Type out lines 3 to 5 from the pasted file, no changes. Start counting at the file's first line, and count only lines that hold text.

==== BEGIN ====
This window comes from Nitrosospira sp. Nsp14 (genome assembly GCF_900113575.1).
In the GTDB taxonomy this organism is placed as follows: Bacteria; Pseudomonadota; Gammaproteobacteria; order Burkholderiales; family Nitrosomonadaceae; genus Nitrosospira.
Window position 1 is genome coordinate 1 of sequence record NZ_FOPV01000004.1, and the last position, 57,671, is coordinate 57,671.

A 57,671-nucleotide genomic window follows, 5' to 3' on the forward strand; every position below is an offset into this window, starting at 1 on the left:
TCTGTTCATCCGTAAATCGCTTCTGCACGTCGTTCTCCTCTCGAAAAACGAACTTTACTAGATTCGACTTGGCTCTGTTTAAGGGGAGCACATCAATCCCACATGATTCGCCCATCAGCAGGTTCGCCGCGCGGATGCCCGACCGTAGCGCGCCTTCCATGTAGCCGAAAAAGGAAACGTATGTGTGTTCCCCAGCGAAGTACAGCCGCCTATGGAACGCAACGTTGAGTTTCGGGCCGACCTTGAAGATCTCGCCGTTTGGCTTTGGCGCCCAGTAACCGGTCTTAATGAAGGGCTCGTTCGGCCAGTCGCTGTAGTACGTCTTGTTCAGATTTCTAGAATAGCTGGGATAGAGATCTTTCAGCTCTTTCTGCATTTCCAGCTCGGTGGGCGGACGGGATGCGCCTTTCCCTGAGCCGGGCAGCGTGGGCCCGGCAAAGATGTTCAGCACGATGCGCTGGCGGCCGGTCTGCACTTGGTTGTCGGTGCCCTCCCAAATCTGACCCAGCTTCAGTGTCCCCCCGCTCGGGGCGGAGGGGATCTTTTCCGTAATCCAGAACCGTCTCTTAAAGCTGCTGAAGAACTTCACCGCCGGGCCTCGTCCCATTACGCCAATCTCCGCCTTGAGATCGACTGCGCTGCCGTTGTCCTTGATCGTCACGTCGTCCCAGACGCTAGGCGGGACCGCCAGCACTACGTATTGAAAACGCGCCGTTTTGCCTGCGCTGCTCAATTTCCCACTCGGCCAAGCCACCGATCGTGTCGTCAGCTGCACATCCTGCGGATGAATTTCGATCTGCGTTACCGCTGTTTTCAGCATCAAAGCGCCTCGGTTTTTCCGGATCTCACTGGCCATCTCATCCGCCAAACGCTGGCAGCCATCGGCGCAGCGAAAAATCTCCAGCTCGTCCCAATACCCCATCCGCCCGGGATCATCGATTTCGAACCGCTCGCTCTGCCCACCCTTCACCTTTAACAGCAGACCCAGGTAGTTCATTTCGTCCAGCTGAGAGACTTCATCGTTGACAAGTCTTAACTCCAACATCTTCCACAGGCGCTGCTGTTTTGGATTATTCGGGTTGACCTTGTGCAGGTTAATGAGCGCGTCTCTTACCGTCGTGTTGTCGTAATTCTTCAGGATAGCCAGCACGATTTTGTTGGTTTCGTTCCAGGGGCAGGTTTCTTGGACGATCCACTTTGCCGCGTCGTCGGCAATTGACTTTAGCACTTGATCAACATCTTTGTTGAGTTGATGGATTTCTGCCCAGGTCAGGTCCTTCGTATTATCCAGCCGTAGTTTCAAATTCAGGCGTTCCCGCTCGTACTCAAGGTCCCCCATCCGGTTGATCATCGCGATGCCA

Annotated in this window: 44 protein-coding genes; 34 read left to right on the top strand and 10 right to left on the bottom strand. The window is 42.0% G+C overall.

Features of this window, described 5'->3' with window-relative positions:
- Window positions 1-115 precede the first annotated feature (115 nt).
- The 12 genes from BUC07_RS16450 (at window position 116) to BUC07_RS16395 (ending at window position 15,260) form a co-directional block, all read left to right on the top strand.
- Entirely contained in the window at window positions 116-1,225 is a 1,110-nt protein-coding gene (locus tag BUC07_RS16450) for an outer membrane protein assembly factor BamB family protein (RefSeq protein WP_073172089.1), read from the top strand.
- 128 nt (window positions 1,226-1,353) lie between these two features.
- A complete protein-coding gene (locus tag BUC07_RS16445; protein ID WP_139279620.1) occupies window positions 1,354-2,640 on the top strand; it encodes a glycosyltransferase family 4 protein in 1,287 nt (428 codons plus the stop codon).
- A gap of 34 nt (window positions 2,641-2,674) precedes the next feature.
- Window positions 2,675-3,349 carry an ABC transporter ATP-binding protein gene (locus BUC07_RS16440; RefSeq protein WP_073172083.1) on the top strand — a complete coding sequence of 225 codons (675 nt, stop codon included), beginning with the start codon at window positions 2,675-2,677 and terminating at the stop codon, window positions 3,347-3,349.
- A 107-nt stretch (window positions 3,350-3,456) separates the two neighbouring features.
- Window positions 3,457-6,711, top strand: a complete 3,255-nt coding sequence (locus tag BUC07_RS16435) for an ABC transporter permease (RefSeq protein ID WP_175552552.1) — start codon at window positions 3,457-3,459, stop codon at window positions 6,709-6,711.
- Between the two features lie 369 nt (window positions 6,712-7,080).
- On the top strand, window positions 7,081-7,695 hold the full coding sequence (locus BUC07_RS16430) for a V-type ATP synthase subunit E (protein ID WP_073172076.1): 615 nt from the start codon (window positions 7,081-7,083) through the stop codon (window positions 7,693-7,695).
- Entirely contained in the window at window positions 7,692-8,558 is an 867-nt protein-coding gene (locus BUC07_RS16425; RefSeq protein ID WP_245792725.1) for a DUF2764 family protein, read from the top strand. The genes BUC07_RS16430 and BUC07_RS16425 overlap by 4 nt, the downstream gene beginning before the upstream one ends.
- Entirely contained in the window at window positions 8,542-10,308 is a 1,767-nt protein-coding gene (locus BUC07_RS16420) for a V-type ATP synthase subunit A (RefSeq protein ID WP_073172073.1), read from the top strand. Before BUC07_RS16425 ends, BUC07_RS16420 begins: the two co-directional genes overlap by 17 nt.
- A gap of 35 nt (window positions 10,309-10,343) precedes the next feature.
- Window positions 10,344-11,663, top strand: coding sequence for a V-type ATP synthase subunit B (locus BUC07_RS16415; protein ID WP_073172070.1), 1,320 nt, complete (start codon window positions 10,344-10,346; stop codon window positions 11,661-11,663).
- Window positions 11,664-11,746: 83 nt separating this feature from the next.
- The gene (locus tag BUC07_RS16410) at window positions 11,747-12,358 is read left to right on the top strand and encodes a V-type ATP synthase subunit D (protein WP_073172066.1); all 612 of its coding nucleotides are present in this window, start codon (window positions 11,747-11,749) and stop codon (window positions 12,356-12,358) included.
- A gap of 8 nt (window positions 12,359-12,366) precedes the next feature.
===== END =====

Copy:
Window position 1 is genome coordinate 1 of sequence record NZ_FOPV01000004.1, and the last position, 57,671, is coordinate 57,671.

A 57,671-nucleotide genomic window follows, 5' to 3' on the forward strand; every position below is an offset into this window, starting at 1 on the left:
TCTGTTCATCCGTAAATCGCTTCTGCACGTCGTTCTCCTCTCGAAAAACGAACTTTACTAGATTCGACTTGGCTCTGTTTAAGGGGAGCACATCAATCCCACATGATTCGCCCATCAGCAGGTTCGCCGCGCGGATGCCCGACCGTAGCGCGCCTTCCATGTAGCCGAAAAAGGAAACGTATGTGTGTTCCCCAGCGAAGTACAGCCGCCTATGGAACGCAACGTTGAGTTTCGGGCCGACCTTGAAGATCTCGCCGTTTGGCTTTGGCGCCCAGTAACCGGTCTTAATGAAGGGCTCGTTCGGCCAGTCGCTGTAGTACGTCTTGTTCAGATTTCTAGAATAGCTGGGATAGAGATCTTTCAGCTCTTTCTGCATTTCCAGCTCGGTGGGCGGACGGGATGCGCCTTTCCCTGAGCCGGGCAGCGTGGGCCCGGCAAAGATGTTCAGCACGATGCGCTGGCGGCCGGTCTGCACTTGGTTGTCGGTGCCCTCCCAAATCTGACCCAGCTTCAGTGTCCCCCCGCTCGGGGCGGAGGGGATCTTTTCCGTAATCCAGAACCGTCTCTTAAAGCTGCTGAAGAACTTCACCGCCGGGCCTCGTCCCATTACGCCAATCTCCGCCTTGAGATCGACTGCGCTGCCGTTGTCCTTGATCGTCACGTCGTCCCAGACGCTAGGCGGGACCGCCAGCACTACGTATTGAAAACGCGCCGTTTTGCCTGCGCTGCTCAATTTCCCACTCGGCCAAGCCACCGATCGTGTCGTCAGCTGCACATCCTGCGGATGAATTTCGATCTGCGTTACCGCTGTTTTCAGCATCAAAGCGCCTCGGTTTTTCCGGATCTCACTGGCCATCTCATCCGCCAAACGCTGGCAGCCATCGGCGCAGCGAAAAATCTCCAGCTCGTCCCAATACCCCATCCGCCCGGGATCATCGATTTCGAACCGCTCGCTCTGCCCACCCTTCACCTTTAACAGCAGACCCAGGTAGTTCATTTCGTCCAGCTGAGAGACTTCATCGTTGACAAGTCTTAACTCCAACATCTTCCACAGGCGCTGCTGTTTTGGATTATTCGGGTTGACCTTGTGCAGGTTAATGAGCGCGTCTCTTACCGTCGTGTTGTCGTAATTCTTCAGGATAGCCAGCACGATTTTGTTGGTTTCGTTCCAGGGGCAGGTTTCTTGGACGATCCACTTTGCCGCGTCGTCGGCAATTGACTTTAGCACTTGATCAACATCTTTGTTGAGTTGATGGATTTCTGCCCAGGTCAGGTCCTTCGTATTATCCAGCCGTAGTTTCAAATTCAGGCGTTCCCGCTCGTACTCAAGGTCCCCCATCCGGTTGATCATCGCGATGCCA